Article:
Portable Document Format (“PDF”) and Optical

Character Recognition (“OCR”)



Written By Foo Juyuan

First published on 22 February 2018


What is Portable Document Format (“PDF”)?

Portable Document Format (PDF) is a file format used to present and exchange documents reliably, independent of software, hardware, or operating system. Invented by Adobe, PDF is now an open standard maintained by the International Organization for Standardization (ISO). PDFs can contain links and buttons, form fields, audio, video, and business logic. They can also be signed electronically and are easily viewed using free Acrobat Reader DC software [1] or other third party PDF viewers.

For a lawyer, being able to convert files into PDF format is a necessity, especially as it is the only acceptable file format for eLitigation online upload of documents. This can usually be done via the standard “Save as PDF” option on your word processing software. PDF files are more than images of documents. Files can embed type fonts so that they are available at any viewing location, and this is useful in situations where you want to preserve the document’s printed appearance. This way, you need not be concerned that the intended recipient receives a document with formatting errors due to potential software compatibility issues.

What is Optical Character Recognition (“OCR”)?

OCR is the process of converting the imageof a scanned document into actual text that can be selected, copied, pasted and most importantly, indexed and searched. 

By default, scanned and faxed documents such as PDF files are not stored as text, but rather stored as images. Documents scanned in the office or received from external parties by email are often image-based and not text-based. This means that the PDF file or scanned file is an image of the document. As a result, the PDF file cannot be indexed by the computer’s operating system or by any document management system (“DMS”). A search will never be able to find this document, nor be edited by any word processing software.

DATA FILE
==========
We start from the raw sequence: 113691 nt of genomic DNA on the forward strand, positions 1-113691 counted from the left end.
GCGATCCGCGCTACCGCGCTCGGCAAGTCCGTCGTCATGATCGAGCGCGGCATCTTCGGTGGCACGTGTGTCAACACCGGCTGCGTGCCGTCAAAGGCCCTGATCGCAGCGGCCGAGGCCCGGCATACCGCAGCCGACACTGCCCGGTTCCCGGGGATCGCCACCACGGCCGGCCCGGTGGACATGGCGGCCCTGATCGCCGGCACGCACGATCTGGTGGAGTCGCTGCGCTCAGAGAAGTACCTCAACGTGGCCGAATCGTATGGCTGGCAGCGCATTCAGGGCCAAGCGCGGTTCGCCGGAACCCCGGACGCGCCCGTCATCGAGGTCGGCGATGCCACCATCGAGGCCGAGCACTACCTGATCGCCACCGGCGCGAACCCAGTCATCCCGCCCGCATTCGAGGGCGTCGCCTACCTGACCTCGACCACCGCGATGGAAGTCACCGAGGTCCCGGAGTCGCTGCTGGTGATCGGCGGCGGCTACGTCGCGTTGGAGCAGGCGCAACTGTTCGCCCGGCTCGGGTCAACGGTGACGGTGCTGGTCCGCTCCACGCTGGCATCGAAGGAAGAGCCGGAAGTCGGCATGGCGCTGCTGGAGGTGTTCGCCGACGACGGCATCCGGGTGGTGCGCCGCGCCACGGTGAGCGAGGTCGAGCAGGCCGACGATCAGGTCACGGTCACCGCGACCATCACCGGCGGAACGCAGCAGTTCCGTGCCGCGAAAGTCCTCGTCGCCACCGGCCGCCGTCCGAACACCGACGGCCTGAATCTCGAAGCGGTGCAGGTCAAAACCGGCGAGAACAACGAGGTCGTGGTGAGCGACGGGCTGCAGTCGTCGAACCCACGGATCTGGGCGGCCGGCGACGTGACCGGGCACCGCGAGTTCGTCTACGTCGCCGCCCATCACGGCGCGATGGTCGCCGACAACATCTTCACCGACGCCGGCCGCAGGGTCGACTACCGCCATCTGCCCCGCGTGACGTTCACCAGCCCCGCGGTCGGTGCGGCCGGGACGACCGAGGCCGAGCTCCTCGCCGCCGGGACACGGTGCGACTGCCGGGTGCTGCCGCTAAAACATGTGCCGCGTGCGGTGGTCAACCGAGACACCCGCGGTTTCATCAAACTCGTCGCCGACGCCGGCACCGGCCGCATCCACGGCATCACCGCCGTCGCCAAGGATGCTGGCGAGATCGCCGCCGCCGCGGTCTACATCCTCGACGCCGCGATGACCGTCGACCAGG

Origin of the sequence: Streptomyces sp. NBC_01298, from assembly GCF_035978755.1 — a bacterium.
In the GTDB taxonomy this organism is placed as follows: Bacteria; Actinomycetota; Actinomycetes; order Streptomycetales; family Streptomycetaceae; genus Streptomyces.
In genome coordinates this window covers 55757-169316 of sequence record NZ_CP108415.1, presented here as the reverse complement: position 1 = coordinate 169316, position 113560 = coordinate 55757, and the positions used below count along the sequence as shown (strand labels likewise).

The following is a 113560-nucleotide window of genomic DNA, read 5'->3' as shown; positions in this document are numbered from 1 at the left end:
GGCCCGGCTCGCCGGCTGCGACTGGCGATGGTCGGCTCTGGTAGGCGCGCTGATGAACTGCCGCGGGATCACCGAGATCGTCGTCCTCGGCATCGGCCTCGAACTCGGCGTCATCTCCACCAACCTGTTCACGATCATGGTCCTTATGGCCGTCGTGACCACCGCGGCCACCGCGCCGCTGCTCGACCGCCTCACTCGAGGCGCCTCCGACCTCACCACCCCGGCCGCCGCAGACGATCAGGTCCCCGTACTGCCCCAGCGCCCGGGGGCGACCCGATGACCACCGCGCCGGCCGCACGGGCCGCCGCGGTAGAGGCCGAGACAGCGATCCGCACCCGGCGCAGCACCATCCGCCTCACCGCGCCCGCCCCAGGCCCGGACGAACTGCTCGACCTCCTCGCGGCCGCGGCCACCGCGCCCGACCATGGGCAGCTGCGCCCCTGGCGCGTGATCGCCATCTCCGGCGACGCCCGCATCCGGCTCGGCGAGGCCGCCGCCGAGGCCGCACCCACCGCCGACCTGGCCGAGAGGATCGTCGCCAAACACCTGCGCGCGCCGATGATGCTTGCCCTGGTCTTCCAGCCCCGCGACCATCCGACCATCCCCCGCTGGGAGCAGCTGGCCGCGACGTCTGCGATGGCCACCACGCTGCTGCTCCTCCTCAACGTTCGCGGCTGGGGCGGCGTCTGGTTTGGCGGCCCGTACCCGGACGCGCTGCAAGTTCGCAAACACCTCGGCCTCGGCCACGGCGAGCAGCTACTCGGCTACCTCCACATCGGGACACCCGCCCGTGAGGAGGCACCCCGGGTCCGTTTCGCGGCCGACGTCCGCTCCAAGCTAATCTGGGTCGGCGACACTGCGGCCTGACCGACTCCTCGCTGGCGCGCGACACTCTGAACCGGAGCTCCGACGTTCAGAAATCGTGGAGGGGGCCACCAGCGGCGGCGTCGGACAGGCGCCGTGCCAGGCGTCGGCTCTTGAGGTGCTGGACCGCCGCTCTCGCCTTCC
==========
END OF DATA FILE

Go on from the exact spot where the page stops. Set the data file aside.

OCR technology will effectively convert an image-based document, such as a scanned PDF, to a text-enabled document. With a good OCR software, it is possible to identify all the text in the document. The end result is that searching for information becomes far easier, faster and more efficient. It is even possible to insert text from a document directly into a word processing document such as Microsoft Word, thus adding a whole new level of functionality. The user will easily be allowed to cut and paste the text that has been converted. 

Some might argue that OCR is no longer a “nice to have” in a law firm. When the reading, understanding, an interpretation of words is the bread and butter for a law firm, even a character error can lead to a loss of meaning or misinterpreted context. Accordingly, the question has now shifted from “whether OCR software is needed” to “how accurate is the OCR software I am getting”.


Some scanners come with pre-installed OCR software. The benefit of this is that the OCR process will happen immediately when a document is scanned without the need for any action by the end-user. The drawback is that this method will only OCR documents that you scan and not scanned documents that you receive from other parties, for example clients, clerks, opposing council, etc. 


You may wish to purchase and install OCR software on all the computers in your firm and instruct them to always be sure to OCR every document. Adobe Acrobat (not Adobe Reader) is one of the most commonly used software that has the ability to OCR PDF files, without creating a new file in the process. Nuance’s Power PDF is such a solution provider. 

However, this method relies too heavily on the discretion of every person in your firm, and it also means you will have to install and maintain an OCR software on every single computer your firm uses – a costly decision. Some solution providers, such as Nuance’s Power PDF, provide additional features (at a cost) where PDF and OCR creation can be automated simply by dragging and dropping files into a dedicated folder. 

While there are many free OCR software available on the internet, these freewares will require that you create and save a new word file in the process of its text-identification.


It is possible that the DMS that you use to store, organize and manage your matter documents does the OCR for you automatically. The best way to achieve a paperless law office is to implement OCR in a way that ensures every scanned document: PDF, image or otherwise, is OCR’ed, every time, without any user intervention, and without having to install extra software. This way, it will not matter how the document reaches your firm. 

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